Los Angeles Lakers head coaching candidate Tyronn Lue left "a lasting impression" on team brass during his second interview with L.A. on Wednesday, according to Broderick Turner of the Los Angeles Times.
"During Lue's interview session at the Lakers' practice facility in El Segundo on Wednesday, a lasting impression was left on both parties involved in the discussions, according to the people familiar with the talks," Turner wrote.
Lue, 41, played for L.A. and won titles in 2000 and 2001. He also coached the Cleveland Cavaliers from 2016 to 2018 and won another title.
Lue was fired after an 0-6 start this season.
Of course, the ex-Cavs leader isn't the only candidate for the Lakers job. Naismith Basketball Hall of Famer Jason Kidd, who previously coached the Milwaukee Bucks, interviewed for the gig. Ex-New Orleans Pelicans head coach and current Philadelphia 76ers assistant Monty Williams has also interviewed.
Williams could be headed elsewhere, however, as Adrian Wojnarowski of ESPN reported he is Phoenix's top coaching candidate.
A few different coaches are in the mix for the Suns' job, as Wojnarowski also reported that Portland Trail Blazers assistant head coaches David Vanterpool and Nate Tibbetts are scheduled to meet with Phoenix on Saturday.
As far as L.A goes, though, Lue has something no other candidate can boast: a strong working relationship with LeBron James.
Lue was named the team's associate head coach in 2014 when James returned to Cleveland and was the four-time NBA MVP's head coach from 2016 to 2018 before he left for L.A. last summer.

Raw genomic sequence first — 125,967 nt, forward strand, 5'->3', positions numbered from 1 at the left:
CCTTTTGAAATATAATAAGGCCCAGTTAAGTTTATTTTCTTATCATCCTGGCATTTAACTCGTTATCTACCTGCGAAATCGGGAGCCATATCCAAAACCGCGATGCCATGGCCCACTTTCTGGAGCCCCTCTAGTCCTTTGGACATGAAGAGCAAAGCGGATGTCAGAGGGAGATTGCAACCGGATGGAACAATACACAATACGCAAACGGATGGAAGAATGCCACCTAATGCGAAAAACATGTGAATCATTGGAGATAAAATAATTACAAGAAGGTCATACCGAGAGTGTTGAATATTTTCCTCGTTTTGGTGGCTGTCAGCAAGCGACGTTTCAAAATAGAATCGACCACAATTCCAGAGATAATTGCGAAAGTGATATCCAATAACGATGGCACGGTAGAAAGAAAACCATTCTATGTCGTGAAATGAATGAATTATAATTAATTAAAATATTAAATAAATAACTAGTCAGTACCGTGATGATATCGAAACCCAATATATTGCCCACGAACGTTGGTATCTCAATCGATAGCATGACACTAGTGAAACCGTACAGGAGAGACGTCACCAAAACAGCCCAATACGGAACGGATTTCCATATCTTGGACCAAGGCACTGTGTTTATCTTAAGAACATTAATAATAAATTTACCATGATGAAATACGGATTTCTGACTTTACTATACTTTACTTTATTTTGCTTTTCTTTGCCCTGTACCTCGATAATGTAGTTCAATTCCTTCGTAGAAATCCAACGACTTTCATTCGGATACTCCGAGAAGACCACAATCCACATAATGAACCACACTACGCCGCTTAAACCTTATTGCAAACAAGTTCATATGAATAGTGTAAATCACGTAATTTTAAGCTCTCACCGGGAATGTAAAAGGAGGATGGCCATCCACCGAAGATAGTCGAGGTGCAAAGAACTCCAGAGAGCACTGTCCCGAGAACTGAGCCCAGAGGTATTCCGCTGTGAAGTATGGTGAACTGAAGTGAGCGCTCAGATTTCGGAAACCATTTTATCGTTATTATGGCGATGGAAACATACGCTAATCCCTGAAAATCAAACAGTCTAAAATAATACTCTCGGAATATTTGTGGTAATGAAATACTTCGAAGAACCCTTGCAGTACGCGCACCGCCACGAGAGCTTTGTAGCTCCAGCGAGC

James was particularly supportive of Lue after the coach was fired:
Marc Stein of the New York Times also wrote the following March 26 (h/t Brendan Bowers of LeBron Wire):
“Who, then, will the Lakers hire? The name most frequently cited in league coaching circles is the very available Tyronn Lue. Lue, of course, is a former Laker who is better known for having coached LeBron James for two-and-a-half seasons in Cleveland. The presumed acceptance he would have from James, who is about to begin his first postseason as a spectator since 2005, would appear to give Lue a significant advantage over the rest of the field."
Turner reported that "neither Williams nor Lue was offered the job and neither was given a timetable on when the Lakers will make their decision" and that the two "came away feeling good about how they presented themselves to the Lakers in their talks that each went about three hours."